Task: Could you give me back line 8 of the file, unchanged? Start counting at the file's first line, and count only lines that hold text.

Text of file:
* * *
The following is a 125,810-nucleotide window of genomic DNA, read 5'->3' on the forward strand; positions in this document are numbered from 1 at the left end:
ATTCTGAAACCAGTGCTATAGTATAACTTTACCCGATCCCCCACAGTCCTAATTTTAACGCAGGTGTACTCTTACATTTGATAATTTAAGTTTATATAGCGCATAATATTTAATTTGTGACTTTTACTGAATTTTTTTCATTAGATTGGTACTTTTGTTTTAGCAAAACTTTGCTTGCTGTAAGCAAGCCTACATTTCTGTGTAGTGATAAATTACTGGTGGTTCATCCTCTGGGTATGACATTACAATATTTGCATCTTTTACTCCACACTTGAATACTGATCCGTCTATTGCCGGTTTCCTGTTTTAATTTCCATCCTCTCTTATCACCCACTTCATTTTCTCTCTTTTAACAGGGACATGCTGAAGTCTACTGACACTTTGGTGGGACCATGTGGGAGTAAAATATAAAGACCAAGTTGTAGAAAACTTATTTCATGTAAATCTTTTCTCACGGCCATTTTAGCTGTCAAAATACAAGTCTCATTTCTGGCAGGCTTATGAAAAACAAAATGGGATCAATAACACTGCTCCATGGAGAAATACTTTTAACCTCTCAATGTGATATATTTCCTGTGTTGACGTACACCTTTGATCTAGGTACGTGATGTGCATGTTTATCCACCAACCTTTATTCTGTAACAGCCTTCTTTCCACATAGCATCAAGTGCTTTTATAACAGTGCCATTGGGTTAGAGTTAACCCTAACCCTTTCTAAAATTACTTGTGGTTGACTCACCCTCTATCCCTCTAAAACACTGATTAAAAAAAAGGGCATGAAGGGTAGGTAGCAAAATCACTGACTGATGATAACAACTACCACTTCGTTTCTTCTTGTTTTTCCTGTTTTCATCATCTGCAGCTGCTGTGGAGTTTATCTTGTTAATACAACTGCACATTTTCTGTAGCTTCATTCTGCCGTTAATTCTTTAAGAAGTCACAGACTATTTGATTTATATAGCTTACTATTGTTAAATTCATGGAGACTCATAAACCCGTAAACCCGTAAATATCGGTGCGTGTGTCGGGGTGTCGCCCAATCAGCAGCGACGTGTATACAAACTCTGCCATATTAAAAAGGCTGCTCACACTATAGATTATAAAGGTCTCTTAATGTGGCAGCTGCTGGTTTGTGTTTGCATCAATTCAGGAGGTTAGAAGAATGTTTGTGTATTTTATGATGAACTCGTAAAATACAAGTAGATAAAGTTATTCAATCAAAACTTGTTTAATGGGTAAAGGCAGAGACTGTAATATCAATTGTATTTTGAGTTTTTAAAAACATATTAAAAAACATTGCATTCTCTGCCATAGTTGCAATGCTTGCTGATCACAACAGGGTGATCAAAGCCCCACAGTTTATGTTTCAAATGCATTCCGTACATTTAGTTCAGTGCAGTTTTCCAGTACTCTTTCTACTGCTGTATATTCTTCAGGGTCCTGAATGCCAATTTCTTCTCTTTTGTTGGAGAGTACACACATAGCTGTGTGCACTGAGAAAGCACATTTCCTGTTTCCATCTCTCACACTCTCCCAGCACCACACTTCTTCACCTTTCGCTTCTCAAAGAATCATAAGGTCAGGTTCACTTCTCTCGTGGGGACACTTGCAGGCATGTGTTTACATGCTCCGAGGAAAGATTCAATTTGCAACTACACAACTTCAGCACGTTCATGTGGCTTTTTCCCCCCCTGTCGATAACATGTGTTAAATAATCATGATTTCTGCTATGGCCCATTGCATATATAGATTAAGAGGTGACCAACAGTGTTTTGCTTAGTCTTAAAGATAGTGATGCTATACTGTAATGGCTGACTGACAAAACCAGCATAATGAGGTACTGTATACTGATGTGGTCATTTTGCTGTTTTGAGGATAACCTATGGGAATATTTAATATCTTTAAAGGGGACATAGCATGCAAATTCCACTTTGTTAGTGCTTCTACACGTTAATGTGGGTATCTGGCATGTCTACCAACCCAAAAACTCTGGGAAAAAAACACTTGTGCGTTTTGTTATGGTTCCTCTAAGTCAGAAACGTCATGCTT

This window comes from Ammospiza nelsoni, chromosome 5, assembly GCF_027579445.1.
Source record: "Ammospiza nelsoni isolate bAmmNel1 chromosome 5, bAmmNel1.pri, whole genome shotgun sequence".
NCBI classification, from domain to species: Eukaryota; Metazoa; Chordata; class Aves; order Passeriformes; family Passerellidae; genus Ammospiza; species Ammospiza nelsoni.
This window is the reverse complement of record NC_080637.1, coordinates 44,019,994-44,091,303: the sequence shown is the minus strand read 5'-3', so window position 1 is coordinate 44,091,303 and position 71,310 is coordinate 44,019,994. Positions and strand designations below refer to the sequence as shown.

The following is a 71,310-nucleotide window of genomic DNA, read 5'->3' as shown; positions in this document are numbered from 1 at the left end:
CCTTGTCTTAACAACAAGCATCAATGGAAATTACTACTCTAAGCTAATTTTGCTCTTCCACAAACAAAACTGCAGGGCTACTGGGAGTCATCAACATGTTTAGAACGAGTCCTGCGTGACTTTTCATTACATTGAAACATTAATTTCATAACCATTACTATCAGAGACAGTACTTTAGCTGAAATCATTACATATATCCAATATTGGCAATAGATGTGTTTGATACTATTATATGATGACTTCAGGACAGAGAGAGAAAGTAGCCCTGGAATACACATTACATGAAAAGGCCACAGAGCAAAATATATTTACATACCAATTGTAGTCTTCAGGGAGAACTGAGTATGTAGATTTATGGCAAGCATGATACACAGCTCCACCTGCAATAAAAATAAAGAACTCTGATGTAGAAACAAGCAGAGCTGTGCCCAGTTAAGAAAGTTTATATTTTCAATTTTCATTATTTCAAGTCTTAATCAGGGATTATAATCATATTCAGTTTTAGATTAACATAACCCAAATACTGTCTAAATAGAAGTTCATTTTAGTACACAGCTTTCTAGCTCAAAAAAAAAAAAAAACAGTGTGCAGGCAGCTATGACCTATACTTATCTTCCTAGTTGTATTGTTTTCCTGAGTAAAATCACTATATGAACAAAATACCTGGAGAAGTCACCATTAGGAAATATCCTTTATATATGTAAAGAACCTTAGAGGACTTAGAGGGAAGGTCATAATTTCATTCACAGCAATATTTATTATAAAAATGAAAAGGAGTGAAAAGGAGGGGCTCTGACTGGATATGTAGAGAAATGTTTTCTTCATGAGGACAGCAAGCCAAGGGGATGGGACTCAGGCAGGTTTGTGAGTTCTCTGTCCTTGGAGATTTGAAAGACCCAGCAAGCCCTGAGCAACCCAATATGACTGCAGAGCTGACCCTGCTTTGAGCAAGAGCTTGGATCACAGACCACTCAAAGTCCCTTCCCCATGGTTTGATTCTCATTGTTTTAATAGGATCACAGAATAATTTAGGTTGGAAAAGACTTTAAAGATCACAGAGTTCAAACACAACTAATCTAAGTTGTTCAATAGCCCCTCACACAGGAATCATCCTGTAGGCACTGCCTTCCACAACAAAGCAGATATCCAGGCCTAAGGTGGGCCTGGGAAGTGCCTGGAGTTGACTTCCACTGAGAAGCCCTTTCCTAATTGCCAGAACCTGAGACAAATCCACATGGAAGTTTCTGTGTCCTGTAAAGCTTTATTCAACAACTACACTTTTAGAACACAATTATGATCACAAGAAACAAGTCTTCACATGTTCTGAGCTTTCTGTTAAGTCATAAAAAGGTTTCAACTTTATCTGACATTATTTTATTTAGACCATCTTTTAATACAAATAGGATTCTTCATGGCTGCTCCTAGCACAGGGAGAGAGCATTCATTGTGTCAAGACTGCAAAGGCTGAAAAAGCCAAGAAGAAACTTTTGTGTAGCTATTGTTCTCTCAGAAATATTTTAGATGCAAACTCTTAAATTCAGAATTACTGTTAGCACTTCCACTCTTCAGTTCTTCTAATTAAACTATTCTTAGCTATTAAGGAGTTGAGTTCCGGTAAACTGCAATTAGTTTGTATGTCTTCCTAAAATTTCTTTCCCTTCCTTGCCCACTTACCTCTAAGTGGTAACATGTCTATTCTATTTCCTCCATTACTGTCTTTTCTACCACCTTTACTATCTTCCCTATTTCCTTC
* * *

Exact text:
CCTTGTCTTAACAACAAGCATCAATGGAAATTACTACTCTAAGCTAATTTTGCTCTTCCACAAACAAAACTGCAGGGCTACTGGGAGTCATCAACATGTTTAGAACGAGTCCTGCGTGACTTTTCATTACATTGAAACATTAATTTCATAACCATTACTATCAGAGACAGTACTTTAGCTGAAATCATTACATATATCCAATATTGGCAATAGATGTGTTTGATACTATTATATGATGACTTCAGGACAGAGAGAGAAAGTAGCCCTGGAATACACATTACATGAAAAGGCCACAGAGCAAAATATATTTACATACCAATTGTAGTCTTCAGGGAGAACTGAGTATGTAGATTTATGGCAAGCATGATACACAGCTCCACCTGCAATAAAAATAAAGAACTCTGATGTAGAAACAAGCAGAGCTGTGCCCAGTTAAGAAAGTTTATATTTTCAATTTTCATTATTTCAAGTCTTAATCAGGGATTATAATCATATTCAGTTTTAGATTAACATAACCCAAATACTGTCTAAATAGAAGTTCATTTTAGTACACAGCTTTCTAGCTCAAAAAAAAAAAAAAACAGTGTGCAGGCAGCTATGACCTATACTTATCTTCCTAGTTGTATTGTTTTCCTGAGTAAAATCACTATATGAACAAAATACCTGGAGAAGTCACCATTAGGAAATATCCTTTATATATGTAAAGAACCTTAGAGGACTTAGAGGGAAGGTCATAATTTCATTCACAGCAATATTTATTATAAAAATGAAAAGGAGTGAAAAGGAGGGGCTCTGACTGGATATGTAGAGAAATGTTTTCTTCATGAGGACAGCAAGCCAAGGGGATGGGACTCAGGCAGGTTTGTGAGTTCTCTGTCCTTGGAGATTTGAAAGACCCAGCAAGCCCTGAGCAACCCAATATGACTGCAGAGCTGACCCTGCTTTGAGCAAGAGCTTGGATCACAGACCACTCAAAGTCCCTTCCCCATGGTTTGATTCTCATTGTTTTAATAGGATCACAGAATAATTTAGGTTGGAAAAGACTTTAAAGATCACAGAGTTCAAACACAACTAATCTAAGTTGTTCAATAGCCCCTCACACAGGAATCATCCTGTAGGCACTGCCTTCCACAACAAAGCAGATATCCAGGCCTAAGGTGGGCCTGGGAAGTGCCTGGAGTTGACTTCCACTGAGAAGCCCTTTCCTAATTGCCAGAACCTGAGACAAATCCACATGGAAGTTTCTGTGTCCTGTAAAGCTTTATTCAACAACTACACTTTTAGAACACAATTATGATCACAAGAAACAAGTCTTCACATGTTCTGAGCTTTCTGTTAAGTCATAAAAAGGTTTCAACTTTATCTGACATTATTTTATTTAGACCATCTTTTAATACAAATAGGATTCTTCATGGCTGCTCCTAGCACAGGGAGAGAGCATTCATTGTGTCAAGACTGCAAAGGCTGAAAAAGCCAAGAAGAAACTTTTGTGTAGCTATTGTTCTCTCAGAAATATTTTAGATGCAAACTCTTAAATTCAGAATTACTGTTAGCACTTCCACTCTTCAGTTCTTCTAATTAAACTATTCTTAGCTATTAAGGAGTTGAGTTCCGGTAAACTGCAATTAGTTTGTATGTCTTCCTAAAATTTCTTTCCCTTCCTTGCCCACTTACCTCTAAGTGGTAACATGTCTATTCTATTTCCTCCATTACTGTCTTTTCTACCACCTTTACTATCTTCCCTATTTCCTTC